Healthy ADDitude, Part 2
Involve the school
If none of these approaches works or if the other adult refuses to participate, move on to more intensive techniques. Offer to get a second opinion. Sometimes, this professional reinforcement helps the other adult to accept the need for treatment. Or you might ask friends whose children take medication to speak with this adult.
Another approach that I try when nothing else seems to be working takes a little more effort but it might pay off. Let's say you, the mother, understand the need for treatment and are willing to try medication. In my experience, this happens because, whenever the child has difficulty in school with attention, learning, and/or behavior, you get the call. The school does not call the father. Because your husband has not heard from the school about the learning and behavior problems, he doesn't feel any urgency to do something or even understand the extent to which these problems are affecting his child. Don't allow this to continue. You shouldn't be the only one interacting with the school while your spouse is spared from the discomfort of dealing with the situation. Once he shares your concern, he may open up to the need for treatment.
Negotiate with the teacher and principal to even out this imbalance. Request that any calls be made to your husband instead of you. If you are divorced, request that both parents be contacted. Give your child's school her father's office and cell phone numbers so he can hear about the problems as they arise. Let him be the one who gets upset for a change. Do not go to meetings with the teacher or IEP team without your husband or ex. The school can help by contacting him and insisting that he attend the next meeting.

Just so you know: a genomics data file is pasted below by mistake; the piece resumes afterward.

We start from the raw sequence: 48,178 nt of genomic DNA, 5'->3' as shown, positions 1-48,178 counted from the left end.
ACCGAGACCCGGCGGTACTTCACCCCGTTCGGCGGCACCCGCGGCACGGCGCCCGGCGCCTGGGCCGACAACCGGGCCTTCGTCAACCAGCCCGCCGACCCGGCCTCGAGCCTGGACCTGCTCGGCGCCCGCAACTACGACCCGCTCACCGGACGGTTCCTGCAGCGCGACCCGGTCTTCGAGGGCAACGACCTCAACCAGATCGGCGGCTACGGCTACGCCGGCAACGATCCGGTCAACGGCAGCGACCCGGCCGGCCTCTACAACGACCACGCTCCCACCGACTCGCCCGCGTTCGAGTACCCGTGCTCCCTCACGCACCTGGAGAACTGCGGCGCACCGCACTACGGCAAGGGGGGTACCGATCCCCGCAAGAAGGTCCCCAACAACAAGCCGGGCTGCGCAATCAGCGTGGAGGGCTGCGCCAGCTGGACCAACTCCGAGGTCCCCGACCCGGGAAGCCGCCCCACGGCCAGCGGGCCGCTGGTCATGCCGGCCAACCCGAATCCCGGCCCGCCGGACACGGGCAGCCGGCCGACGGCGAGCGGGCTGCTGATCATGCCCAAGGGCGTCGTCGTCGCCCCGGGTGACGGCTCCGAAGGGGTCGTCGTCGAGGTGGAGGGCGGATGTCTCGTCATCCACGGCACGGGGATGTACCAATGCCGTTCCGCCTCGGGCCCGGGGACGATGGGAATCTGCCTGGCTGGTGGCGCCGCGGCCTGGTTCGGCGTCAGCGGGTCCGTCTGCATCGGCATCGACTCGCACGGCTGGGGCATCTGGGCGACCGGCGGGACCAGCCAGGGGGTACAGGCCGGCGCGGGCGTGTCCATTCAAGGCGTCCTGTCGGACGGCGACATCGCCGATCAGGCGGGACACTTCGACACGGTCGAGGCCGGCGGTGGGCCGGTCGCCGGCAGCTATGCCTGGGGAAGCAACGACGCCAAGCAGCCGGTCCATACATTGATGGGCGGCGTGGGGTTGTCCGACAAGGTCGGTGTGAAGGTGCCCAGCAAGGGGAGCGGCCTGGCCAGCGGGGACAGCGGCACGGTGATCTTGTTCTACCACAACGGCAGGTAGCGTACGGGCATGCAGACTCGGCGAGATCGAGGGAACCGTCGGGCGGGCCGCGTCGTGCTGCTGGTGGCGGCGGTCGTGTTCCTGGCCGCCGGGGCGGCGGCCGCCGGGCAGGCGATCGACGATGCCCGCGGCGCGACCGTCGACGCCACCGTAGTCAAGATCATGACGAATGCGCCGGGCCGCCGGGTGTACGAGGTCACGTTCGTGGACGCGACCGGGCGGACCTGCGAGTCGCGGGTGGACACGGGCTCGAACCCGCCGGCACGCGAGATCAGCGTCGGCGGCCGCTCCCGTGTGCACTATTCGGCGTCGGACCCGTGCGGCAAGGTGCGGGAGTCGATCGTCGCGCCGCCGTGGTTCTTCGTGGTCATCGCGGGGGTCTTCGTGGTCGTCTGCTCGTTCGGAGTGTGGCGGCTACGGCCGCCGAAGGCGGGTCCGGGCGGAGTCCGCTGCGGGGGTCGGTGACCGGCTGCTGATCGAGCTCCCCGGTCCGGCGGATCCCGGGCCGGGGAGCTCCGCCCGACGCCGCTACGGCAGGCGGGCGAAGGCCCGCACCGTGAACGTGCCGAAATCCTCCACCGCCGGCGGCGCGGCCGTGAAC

A last resort
If nothing else works and you feel it essential that your child be on medication, you may have to seek legal counsel. There are legal ways to prevent the other parent from blocking medication. If the grandparents are the obstacle to treatment, be more firm. Say that, if they persist in undercutting your decision to use medication, you might have to limit their visits with their grandchild.
Helping your child is your primary concern. When those who should be supportive are non-supportive or present barriers, it is essential that you do what is best for your child. Persuading these family members will be difficult, but, in my experience, you shouldn't have to go further than getting the school involved.